• Don’t put away the skis and snowboards just yet; the opportunity to squeeze a few more runs down Pajarito Mountain will be offered during Skiesta Saturday at the ski area.Registration will be held from 8:30 -10 a.m. in the main lodge. Admission is free.The activities include Skin up, Ski Down at 9 a.m. Also, Slopestyle Snowboard and Ski Competition will be at 11 a.m. Following this competition will be the Ski and Snowboard Giant Slalom racing at 11:30 a.m. for Skiesta participants and at 10:30 a.m. for the ski race team.

  • Life is just too short not to see Morrie Pongratz dressed as Elvis Presley and this Saturday, you have the chance. Slide on your saddle shoes and tie up trainers because the third annual Fabulous Fifties Family Sock Hop is from 6-10 p.m. Saturday at Fuller Lodge.The fundraiser will benefit the Youth Activity Centers in Los Alamos and White Rock as well as the Los Alamos Family Council’s Counseling Center, both United Way agencies.

  • Love, like a lot of things in life, comes without any rules or guidelines so it’s up to you to determine what choices will cause good and bad effects. While loads of complicated advice about love exists, local playwright Robert Benjamin’s play, “Time Enough” offers some simple guidance: Just be brave.The audience gets this lesson from Ken (Eric Bjorklund) and Annie (Fran Martone), two people in their golden years who are attending a Shakespeare festival.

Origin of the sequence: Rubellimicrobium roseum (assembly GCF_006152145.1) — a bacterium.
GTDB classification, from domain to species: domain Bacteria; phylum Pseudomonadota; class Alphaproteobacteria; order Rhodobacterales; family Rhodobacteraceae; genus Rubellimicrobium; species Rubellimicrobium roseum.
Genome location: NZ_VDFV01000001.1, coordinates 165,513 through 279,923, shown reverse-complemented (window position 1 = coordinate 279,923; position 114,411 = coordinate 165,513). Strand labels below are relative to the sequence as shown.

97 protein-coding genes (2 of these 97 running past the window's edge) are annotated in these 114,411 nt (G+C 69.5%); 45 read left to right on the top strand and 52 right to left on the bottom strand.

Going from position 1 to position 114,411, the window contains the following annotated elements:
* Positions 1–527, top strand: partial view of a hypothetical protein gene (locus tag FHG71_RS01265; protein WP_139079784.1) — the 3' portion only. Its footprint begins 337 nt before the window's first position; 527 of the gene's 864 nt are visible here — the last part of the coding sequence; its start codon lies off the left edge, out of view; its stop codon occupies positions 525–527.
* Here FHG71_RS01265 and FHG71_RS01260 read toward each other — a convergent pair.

• Although Gregory Martin, a 10-year-old pianist from Farmington, N.M., won the Jackie McGehee Young Artists’ Competition, several young musicians from Los Alamos were runners-up in the competition.First runner-up in the competition was Kathy Lin, a sophomore at Los Alamos High School, who received a $550 cash award. She played Beethoven’s “Concerto No. 1 in C Major, Opus 15.” Second runner-up was Catherine Chen, a junior at LAHS, who received a $450 cash award. She played Ravel’s “Concerto in G Major, I.

  • American String Teachers Association “ASTA was a wonderful experience,” wrote one student when asked to reflect on the festival, which was held Feb. 27 in Albuquerque. “To think that a public middle school orchestra was able to compete in such a prestigious competition and receive an excellent rating is extraordinary,” the student continued.

  • It is always better to be safe than to be sorry. So to prepare for the worst, the American Red Cross in Rio Arriba and Los Alamos counties are kicking off a grass roots campaign, called Heroes from 11 a.m.-1 p.m.

  • Kai Davis admits he began climbing in the early 1980s with friends “who seemed to be safe and others who were obviously not so safe.” Since then, however, safety has become his mantra.And now, those who want to learn to rock climb but have been too scared in the past should rejoice: The self-proclaimed safety fanatic will lead the Los Alamos Mountaineers annual climbing school this year.The course requires a commitment of six weekday evenings, five Saturday mornings and one full Saturday for the graduation climbs.